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Advice to Dr. Oz: Don’t let a few bad health tips discourage you

You’ll excuse me if I’m a bit distracted today, but I just had an appointment with Dr. Oz, and he wanted to talk and talk and talk.
You know Dr. Oz, don’t you? He’s that tall, lean doctor with dark hair who talks really fast, as though he’s not sure about all this health stuff he’s pushing. He’s a good-looking guy, though, and women love his bedside manner, although he’s never been at any of their bedsides except on television.
Anyway, Dr. Oz wanted my take on some of the health tips he posts on the Web. (Dr. Phil called me on my cell right in the middle of our discussion, but I told him I’d get back with him later. I can only do so much.)
Dr. Oz, as you might expect from a skinny guy, is big on exercise. He likes for his patients to crunch, lunge and spin. He’ll have them doing the “washing machine” move in which they agitate their hips, and then the “lawn mower” maneuver, which requires a lot of reaching and pulling.
I recommended Dr. Oz try the Un-Run, which my friend Myles Godfrey invented as a newspaper promotion. The Un-Run is a 10,000 mm event; that is about 33 feet. If anyone breaks a sweat, he is disqualified, and the last person to the line wins. Concerned about overexertion, Myles has a doctor and nurse standing by during the contest. Now doesn’t that sound better than getting your heart rate up for no good reason?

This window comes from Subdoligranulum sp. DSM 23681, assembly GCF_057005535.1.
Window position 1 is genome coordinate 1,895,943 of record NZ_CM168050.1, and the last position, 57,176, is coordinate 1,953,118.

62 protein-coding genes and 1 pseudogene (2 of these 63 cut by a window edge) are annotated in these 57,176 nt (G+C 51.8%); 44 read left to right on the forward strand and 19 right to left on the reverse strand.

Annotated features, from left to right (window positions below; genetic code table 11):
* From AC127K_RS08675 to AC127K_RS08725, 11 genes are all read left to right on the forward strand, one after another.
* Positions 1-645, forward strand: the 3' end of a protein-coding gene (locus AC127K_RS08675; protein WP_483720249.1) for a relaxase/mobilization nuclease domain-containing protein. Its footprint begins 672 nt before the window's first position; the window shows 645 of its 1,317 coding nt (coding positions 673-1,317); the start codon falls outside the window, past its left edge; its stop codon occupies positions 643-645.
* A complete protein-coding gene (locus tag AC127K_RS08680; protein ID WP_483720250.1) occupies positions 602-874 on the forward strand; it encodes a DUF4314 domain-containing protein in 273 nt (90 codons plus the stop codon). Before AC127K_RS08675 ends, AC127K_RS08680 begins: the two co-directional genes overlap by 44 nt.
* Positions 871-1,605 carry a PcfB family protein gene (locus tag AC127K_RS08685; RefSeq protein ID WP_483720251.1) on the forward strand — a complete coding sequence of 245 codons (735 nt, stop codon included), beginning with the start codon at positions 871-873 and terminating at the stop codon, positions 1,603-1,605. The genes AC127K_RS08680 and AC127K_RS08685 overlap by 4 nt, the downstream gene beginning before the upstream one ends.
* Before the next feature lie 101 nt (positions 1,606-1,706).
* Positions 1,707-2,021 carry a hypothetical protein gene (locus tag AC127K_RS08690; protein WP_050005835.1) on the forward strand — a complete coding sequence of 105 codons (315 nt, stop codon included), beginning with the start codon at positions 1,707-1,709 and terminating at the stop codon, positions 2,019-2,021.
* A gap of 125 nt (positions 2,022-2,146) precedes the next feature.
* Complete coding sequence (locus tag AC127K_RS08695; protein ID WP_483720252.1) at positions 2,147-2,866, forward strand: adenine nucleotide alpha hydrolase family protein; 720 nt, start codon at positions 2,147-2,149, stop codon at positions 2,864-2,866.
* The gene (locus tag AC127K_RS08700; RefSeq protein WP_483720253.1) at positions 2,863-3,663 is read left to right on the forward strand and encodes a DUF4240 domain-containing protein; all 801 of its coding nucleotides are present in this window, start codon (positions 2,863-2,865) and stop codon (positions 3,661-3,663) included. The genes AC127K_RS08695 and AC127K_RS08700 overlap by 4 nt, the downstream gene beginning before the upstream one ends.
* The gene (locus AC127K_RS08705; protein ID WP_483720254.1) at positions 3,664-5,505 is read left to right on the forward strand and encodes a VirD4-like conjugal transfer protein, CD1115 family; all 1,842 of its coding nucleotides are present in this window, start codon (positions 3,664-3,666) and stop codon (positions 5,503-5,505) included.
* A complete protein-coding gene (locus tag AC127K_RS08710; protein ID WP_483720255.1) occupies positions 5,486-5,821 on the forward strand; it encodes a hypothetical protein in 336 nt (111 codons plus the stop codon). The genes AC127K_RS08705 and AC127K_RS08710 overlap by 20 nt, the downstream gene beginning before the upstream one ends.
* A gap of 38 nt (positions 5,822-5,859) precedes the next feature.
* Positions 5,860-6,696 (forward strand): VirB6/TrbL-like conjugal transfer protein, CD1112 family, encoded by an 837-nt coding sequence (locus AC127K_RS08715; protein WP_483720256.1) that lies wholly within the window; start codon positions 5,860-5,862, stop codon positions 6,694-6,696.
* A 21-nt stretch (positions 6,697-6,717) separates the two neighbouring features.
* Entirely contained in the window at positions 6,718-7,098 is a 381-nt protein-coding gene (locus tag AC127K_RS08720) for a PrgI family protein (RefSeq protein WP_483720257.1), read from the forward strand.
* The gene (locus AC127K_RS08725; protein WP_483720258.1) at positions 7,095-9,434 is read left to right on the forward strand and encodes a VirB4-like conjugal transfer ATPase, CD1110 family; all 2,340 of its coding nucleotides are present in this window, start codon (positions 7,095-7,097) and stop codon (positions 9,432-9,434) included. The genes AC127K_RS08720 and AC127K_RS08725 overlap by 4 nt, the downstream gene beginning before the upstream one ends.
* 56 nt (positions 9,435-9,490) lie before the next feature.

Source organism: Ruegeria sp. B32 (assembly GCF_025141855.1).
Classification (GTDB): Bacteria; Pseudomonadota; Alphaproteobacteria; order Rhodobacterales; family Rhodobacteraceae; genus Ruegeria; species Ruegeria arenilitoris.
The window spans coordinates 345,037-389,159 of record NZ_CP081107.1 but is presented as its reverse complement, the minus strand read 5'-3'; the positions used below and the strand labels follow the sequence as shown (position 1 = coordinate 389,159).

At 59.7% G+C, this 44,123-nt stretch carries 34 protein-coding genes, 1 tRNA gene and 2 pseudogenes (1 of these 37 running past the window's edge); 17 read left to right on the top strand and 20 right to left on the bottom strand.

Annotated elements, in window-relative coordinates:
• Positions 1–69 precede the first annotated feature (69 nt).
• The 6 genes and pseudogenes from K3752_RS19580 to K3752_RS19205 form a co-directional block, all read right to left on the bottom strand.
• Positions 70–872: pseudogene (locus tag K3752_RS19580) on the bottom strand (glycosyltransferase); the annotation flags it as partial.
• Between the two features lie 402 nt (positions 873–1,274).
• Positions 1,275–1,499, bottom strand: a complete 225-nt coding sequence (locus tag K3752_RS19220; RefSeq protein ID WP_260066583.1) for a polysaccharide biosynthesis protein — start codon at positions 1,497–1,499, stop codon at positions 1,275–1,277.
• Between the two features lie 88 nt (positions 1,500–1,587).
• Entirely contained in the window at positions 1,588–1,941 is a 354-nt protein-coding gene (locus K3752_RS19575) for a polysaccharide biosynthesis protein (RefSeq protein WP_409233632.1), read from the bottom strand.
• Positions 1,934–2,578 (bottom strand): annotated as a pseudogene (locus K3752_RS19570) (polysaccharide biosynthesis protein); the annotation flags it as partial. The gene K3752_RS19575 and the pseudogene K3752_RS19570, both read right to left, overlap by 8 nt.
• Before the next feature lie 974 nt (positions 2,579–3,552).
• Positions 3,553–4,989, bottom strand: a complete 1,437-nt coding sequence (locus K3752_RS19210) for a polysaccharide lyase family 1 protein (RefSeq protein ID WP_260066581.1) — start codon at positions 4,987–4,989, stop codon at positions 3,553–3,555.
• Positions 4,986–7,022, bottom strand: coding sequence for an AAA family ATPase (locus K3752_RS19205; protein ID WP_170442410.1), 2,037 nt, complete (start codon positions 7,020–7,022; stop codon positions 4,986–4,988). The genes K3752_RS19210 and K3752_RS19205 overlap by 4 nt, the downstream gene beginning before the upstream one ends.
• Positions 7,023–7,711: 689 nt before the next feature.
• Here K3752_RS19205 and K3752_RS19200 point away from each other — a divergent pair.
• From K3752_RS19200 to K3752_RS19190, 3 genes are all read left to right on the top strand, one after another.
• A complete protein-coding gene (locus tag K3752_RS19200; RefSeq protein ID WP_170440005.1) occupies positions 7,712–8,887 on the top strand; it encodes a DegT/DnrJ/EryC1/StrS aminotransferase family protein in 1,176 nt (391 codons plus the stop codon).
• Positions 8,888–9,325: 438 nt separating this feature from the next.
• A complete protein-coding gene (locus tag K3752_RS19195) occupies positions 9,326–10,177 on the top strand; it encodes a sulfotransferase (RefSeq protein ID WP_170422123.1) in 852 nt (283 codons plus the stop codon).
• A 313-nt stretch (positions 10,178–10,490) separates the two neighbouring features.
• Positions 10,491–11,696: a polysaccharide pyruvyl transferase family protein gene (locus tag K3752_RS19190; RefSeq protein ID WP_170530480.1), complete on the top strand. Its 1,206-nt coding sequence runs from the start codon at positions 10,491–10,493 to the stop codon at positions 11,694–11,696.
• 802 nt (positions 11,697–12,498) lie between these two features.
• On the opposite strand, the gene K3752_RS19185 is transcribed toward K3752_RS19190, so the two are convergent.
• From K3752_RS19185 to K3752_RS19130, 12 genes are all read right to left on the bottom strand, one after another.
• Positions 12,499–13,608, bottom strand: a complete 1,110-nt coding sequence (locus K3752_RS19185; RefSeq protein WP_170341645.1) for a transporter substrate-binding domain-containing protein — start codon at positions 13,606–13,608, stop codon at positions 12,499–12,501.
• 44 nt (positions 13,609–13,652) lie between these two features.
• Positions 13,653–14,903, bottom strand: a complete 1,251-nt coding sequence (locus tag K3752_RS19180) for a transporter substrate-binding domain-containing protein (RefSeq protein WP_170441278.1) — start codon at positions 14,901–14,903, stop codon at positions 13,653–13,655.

Here are other Dr. Oz tips:
Snack on pickles: Dr. Oz says the acidity in these crunchy veggies may kill sugar cravings. I told him that wouldn’t work with people like my daddy, whose jaw automatically locked when someone cut a lemon or opened a jar of pickles in his presence. Watching a grown man drool for an hour is not pleasant.
Keep a set of medium-weight dumbbells by your bed. Do a couple of reps when you wake up and at night before bed. “Dr. Oz,” I said, “have you ever stumped your toe going to the bathroom in the middle of the night? Well, I have, and the only dumbbell I want near my bed is me.”
Automate your eating by planning your meals ahead of time.  My wife and I do that sometimes, I told Oz. We automate a huge pot of soup beans. Then we know what we’re going to eat for three days straight. Soup beans.
Avoid toxic fats, i.e., foods that are fried or made with hydrogenated oils. “Lordy,” I said, “I didn’t know fried foods are toxic. No wonder my wife’s uncle — the flirty one who knew every Waffle House waitress by her first name — didn’t live past 100.”
 I don’t think I told the good doctor what he wanted to hear, but at least I was honest. “These health tips,” I said, “won’t work for everybody, especially me and Myles. But keep trying.”
 
Phil Hudgins’ column is published in many newspapers around the Southeast.